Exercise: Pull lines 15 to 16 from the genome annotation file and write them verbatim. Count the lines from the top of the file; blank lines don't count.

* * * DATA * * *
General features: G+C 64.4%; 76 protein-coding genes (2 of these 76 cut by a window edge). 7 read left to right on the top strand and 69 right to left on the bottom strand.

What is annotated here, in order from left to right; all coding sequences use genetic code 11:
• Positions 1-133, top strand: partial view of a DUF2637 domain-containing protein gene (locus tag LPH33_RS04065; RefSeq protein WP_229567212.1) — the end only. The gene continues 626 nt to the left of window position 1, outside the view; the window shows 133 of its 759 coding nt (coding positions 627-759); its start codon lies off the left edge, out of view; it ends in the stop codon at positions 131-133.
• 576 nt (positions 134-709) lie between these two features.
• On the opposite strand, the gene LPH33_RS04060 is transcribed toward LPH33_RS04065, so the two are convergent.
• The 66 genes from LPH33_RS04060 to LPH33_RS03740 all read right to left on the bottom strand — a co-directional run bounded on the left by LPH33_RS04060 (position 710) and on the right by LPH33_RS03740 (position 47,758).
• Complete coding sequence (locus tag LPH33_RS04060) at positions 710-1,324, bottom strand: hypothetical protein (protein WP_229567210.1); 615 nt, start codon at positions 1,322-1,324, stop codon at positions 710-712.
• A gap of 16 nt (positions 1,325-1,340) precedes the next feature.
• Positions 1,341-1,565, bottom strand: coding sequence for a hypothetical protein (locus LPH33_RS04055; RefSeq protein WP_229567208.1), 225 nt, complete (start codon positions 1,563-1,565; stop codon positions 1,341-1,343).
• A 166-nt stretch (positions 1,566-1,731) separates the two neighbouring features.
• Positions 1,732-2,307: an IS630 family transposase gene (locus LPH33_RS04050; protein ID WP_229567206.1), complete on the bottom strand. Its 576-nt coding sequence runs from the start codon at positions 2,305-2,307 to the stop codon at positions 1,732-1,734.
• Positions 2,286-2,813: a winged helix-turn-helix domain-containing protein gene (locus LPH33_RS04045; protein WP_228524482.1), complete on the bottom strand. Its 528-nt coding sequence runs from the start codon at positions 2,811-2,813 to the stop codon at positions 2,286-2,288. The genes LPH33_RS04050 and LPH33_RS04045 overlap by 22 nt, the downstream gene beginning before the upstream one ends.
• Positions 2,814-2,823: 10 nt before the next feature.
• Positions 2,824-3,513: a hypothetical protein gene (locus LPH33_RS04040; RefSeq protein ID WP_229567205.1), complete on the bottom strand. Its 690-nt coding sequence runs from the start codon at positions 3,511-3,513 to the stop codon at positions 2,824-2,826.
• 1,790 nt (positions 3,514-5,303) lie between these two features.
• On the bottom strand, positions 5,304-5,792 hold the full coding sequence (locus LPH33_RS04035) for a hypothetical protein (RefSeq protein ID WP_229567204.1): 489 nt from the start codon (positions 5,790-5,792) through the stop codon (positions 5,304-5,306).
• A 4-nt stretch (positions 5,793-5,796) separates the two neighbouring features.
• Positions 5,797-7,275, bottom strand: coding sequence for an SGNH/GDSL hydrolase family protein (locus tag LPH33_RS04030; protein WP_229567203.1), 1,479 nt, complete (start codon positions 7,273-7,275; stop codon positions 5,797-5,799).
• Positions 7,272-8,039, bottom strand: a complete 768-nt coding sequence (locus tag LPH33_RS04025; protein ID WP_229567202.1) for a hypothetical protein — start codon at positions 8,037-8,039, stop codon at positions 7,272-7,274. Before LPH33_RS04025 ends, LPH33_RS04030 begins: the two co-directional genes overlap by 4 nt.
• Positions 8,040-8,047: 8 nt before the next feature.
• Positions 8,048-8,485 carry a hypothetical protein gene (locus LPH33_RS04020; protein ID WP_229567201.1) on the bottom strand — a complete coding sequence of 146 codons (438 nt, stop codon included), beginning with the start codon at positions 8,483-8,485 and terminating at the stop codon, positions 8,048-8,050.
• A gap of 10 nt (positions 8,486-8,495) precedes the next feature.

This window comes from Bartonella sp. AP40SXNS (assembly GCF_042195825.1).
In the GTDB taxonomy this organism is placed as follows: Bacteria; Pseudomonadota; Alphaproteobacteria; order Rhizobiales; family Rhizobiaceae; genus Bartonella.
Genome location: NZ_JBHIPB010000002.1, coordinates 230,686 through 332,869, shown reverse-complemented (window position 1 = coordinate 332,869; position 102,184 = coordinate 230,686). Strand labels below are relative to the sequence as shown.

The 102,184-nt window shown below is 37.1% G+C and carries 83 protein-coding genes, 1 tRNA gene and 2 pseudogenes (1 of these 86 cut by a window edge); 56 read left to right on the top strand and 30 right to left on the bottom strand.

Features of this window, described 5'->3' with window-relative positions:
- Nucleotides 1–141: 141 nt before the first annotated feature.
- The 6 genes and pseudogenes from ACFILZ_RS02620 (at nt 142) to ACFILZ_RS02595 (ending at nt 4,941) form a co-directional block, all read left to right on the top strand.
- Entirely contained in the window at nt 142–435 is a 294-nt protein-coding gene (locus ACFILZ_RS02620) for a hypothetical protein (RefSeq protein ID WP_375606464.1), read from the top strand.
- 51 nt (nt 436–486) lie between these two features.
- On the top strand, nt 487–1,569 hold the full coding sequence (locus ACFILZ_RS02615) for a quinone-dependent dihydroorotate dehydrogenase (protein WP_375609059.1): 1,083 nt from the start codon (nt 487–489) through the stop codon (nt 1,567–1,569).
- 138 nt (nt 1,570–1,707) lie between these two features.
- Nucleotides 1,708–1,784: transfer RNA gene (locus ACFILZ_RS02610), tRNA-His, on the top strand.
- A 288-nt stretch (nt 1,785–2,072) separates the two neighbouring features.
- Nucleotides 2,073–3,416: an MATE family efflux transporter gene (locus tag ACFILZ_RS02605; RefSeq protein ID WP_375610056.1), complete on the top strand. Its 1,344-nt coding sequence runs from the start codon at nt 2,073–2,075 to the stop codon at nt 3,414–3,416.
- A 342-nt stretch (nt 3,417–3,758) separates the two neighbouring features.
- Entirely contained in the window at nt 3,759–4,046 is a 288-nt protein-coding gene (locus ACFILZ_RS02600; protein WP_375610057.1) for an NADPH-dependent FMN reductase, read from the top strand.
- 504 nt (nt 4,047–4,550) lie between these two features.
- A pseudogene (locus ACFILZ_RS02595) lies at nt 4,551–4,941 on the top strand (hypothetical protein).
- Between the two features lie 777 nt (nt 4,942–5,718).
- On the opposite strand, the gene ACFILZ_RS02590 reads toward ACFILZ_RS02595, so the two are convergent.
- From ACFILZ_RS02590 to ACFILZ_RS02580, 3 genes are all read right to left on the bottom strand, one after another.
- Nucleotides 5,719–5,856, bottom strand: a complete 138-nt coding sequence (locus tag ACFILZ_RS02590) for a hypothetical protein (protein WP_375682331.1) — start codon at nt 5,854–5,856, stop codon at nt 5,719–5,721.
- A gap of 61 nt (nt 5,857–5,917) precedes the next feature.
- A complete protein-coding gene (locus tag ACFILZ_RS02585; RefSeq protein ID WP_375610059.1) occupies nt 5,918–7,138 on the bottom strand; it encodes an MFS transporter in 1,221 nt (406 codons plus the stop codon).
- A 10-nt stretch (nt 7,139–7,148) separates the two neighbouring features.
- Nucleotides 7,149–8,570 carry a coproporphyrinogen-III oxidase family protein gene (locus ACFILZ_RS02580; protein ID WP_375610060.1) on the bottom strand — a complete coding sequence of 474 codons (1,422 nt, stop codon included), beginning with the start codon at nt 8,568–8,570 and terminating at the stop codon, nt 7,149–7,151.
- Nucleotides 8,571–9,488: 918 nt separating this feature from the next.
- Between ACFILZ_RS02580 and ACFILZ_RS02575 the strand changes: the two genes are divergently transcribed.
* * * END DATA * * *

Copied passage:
• 1,790 nt (positions 3,514-5,303) lie between these two features.
• On the bottom strand, positions 5,304-5,792 hold the full coding sequence (locus LPH33_RS04035) for a hypothetical protein (RefSeq protein ID WP_229567204.1): 489 nt from the start codon (positions 5,790-5,792) through the stop codon (positions 5,304-5,306).